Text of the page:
“I guess I just kind of had the bug then and wanted to keep going. For 2017 then I kind of decided that this year was going to be the year for me to really focus on Strongwoman,” she added.
Not bad for someone who only started lifting weights in 2015.
Michelle was working full time when she completed her Masters, so her busy schedule didn’t allow for any decent amount of exercise.
She joined a circuit class with her sister when she finished her college course and her fitness journey quickly went into overdrive.
“The first time I deadlifted or even touched a barbell, I lifted 90 kilos so I kind of was like ‘OK, I’m not too bad at this’, and that was with no training,” Michelle said.
Michelle currently works as an Inside Sales Manager for a Galway based water filter company, managing a team of eight people.
She made the move from Ballyvaughan to Galway for college and stayed to progress her career, but she is happy to be close to home.
“Galway has a tendency to grab people and keep them. It’s hard to get out. I work in Galway now, but I guess it’s so close to home, it’s a 40 minute journey if even to Ballyvaughan and I’m in the door so it’s not that far away from home.
“I guess that’s probably why I’ve stayed around here because I have a city way of life but I’m close to home,” Michelle added.
Speed and agility is almost as important as strength when it comes to training for Strongman events.
With the help of coach Matty Costello, Michelle pushes herself to the limit to make sure she is well prepared for the World’s Strongest Woman competition.
“I train for speed, so for example I’ll have a sled and I’ll put 100 kilos on it and I’ll drive it for 30 metres and I’ll do it five times or something like that.
“It’s to get fast carrying weight, but that also implies that you need to have a good lung capacity, so a lot of my strength training would involve a lot of reps, so you know where a power lifter might train, eight would probably be the maximum repetitions that they would do.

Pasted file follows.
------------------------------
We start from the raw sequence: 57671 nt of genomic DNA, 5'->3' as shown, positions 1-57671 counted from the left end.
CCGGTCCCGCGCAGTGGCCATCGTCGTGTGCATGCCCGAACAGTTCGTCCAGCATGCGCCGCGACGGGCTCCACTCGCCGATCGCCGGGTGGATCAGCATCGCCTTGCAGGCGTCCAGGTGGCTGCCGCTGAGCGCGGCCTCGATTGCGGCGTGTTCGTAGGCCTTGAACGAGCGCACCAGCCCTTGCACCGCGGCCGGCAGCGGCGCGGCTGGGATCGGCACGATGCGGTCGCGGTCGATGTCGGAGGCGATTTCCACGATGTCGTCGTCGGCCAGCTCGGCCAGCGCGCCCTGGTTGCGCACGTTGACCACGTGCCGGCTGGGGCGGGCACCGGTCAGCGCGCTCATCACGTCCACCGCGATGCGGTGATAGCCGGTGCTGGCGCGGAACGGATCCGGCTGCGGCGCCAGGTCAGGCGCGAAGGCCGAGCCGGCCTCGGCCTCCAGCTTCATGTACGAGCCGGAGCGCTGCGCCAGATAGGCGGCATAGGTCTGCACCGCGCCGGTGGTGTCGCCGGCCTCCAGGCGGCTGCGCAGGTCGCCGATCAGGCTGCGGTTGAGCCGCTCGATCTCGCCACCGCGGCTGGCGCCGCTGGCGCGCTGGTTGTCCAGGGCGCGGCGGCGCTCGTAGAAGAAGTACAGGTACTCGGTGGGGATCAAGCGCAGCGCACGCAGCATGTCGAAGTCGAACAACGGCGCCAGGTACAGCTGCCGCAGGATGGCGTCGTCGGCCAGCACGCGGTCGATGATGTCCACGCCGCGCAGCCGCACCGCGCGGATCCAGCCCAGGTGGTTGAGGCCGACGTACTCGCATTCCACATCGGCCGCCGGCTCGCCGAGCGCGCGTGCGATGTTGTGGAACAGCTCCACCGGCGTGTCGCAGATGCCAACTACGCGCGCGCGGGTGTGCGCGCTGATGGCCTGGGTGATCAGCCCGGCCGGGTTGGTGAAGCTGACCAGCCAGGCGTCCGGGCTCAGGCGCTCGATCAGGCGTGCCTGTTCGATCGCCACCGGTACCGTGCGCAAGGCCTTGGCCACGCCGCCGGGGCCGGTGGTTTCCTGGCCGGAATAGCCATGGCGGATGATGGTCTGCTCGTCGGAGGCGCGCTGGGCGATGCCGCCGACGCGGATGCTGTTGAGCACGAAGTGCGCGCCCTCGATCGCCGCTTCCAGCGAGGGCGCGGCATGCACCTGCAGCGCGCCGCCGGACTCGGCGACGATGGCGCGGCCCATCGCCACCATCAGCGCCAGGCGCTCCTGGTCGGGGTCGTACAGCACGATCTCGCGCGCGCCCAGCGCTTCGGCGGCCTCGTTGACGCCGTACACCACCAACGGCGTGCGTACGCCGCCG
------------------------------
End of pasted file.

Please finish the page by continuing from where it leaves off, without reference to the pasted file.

“I’d be going into 12 and 15, just to get myself out of breath and recover, that’s the aim of my training, I’ve just been building all the time to increase the maximum weight that I can lift,” Michelle said.
Michelle receives no financial help for her sport, so she has to pay for her training programme, gym, nutritionist, transport and competitions out of her own pocket.
She is reluctant to ask for help, but she is hosting some fundraising events to raise €1,500 for her trip (though she knows it will cost more).
“I’m positive it’s going to cost me at least €2000, I don’t even want to think about it. So just any bit of money that I can get raised at all to help me, it will make me relax and be able just focus on the training,” Michelle added.
We can’t wait to see how Michelle gets on and we will be cheering her on all the way.
Check out Michelle’s Facebook page for upcoming fundraising events here: https://www.facebook.com/michelle.guthrie.9
And access her Go Fund Me page here: https://www.gofundme.com/the-road-to-worlds-strongest-woman